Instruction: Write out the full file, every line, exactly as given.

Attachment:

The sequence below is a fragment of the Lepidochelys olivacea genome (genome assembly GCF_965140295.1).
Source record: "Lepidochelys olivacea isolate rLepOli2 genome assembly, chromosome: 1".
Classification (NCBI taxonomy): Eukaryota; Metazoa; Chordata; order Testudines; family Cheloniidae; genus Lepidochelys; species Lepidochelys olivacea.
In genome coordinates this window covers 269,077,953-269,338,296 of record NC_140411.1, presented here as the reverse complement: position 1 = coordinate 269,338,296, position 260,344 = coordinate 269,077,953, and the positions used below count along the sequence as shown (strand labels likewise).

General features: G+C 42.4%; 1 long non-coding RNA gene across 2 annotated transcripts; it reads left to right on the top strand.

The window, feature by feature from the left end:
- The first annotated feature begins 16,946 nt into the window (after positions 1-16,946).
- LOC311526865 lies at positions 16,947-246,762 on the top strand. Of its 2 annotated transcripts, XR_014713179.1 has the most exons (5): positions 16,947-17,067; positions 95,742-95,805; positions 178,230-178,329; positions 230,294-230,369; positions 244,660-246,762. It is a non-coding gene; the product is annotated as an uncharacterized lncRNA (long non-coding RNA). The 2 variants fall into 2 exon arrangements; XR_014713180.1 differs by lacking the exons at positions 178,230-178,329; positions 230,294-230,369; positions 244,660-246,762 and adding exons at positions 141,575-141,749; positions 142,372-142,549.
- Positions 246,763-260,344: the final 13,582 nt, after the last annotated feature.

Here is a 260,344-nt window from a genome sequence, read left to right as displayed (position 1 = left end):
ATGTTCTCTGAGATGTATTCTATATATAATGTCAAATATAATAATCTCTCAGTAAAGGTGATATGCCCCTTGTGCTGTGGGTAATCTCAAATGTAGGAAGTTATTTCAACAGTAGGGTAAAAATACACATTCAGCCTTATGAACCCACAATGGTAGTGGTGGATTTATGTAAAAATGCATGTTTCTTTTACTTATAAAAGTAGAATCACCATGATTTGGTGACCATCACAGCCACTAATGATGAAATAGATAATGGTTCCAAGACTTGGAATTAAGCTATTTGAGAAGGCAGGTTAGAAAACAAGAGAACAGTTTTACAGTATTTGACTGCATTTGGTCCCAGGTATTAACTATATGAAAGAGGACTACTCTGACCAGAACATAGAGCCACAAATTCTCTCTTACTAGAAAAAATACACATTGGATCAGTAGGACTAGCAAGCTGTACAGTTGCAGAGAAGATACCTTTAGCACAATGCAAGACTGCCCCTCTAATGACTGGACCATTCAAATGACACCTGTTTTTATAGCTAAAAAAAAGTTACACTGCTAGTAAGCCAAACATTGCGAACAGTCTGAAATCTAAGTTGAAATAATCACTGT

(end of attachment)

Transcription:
The sequence below is a fragment of the Lepidochelys olivacea genome (genome assembly GCF_965140295.1).
Source record: "Lepidochelys olivacea isolate rLepOli2 genome assembly, chromosome: 1".
Classification (NCBI taxonomy): Eukaryota; Metazoa; Chordata; order Testudines; family Cheloniidae; genus Lepidochelys; species Lepidochelys olivacea.
In genome coordinates this window covers 269,077,953-269,338,296 of record NC_140411.1, presented here as the reverse complement: position 1 = coordinate 269,338,296, position 260,344 = coordinate 269,077,953, and the positions used below count along the sequence as shown (strand labels likewise).

General features: G+C 42.4%; 1 long non-coding RNA gene across 2 annotated transcripts; it reads left to right on the top strand.

The window, feature by feature from the left end:
- The first annotated feature begins 16,946 nt into the window (after positions 1-16,946).
- LOC311526865 lies at positions 16,947-246,762 on the top strand. Of its 2 annotated transcripts, XR_014713179.1 has the most exons (5): positions 16,947-17,067; positions 95,742-95,805; positions 178,230-178,329; positions 230,294-230,369; positions 244,660-246,762. It is a non-coding gene; the product is annotated as an uncharacterized lncRNA (long non-coding RNA). The 2 variants fall into 2 exon arrangements; XR_014713180.1 differs by lacking the exons at positions 178,230-178,329; positions 230,294-230,369; positions 244,660-246,762 and adding exons at positions 141,575-141,749; positions 142,372-142,549.
- Positions 246,763-260,344: the final 13,582 nt, after the last annotated feature.

Here is a 260,344-nt window from a genome sequence, read left to right as displayed (position 1 = left end):
ATGTTCTCTGAGATGTATTCTATATATAATGTCAAATATAATAATCTCTCAGTAAAGGTGATATGCCCCTTGTGCTGTGGGTAATCTCAAATGTAGGAAGTTATTTCAACAGTAGGGTAAAAATACACATTCAGCCTTATGAACCCACAATGGTAGTGGTGGATTTATGTAAAAATGCATGTTTCTTTTACTTATAAAAGTAGAATCACCATGATTTGGTGACCATCACAGCCACTAATGATGAAATAGATAATGGTTCCAAGACTTGGAATTAAGCTATTTGAGAAGGCAGGTTAGAAAACAAGAGAACAGTTTTACAGTATTTGACTGCATTTGGTCCCAGGTATTAACTATATGAAAGAGGACTACTCTGACCAGAACATAGAGCCACAAATTCTCTCTTACTAGAAAAAATACACATTGGATCAGTAGGACTAGCAAGCTGTACAGTTGCAGAGAAGATACCTTTAGCACAATGCAAGACTGCCCCTCTAATGACTGGACCATTCAAATGACACCTGTTTTTATAGCTAAAAAAAAGTTACACTGCTAGTAAGCCAAACATTGCGAACAGTCTGAAATCTAAGTTGAAATAATCACTGT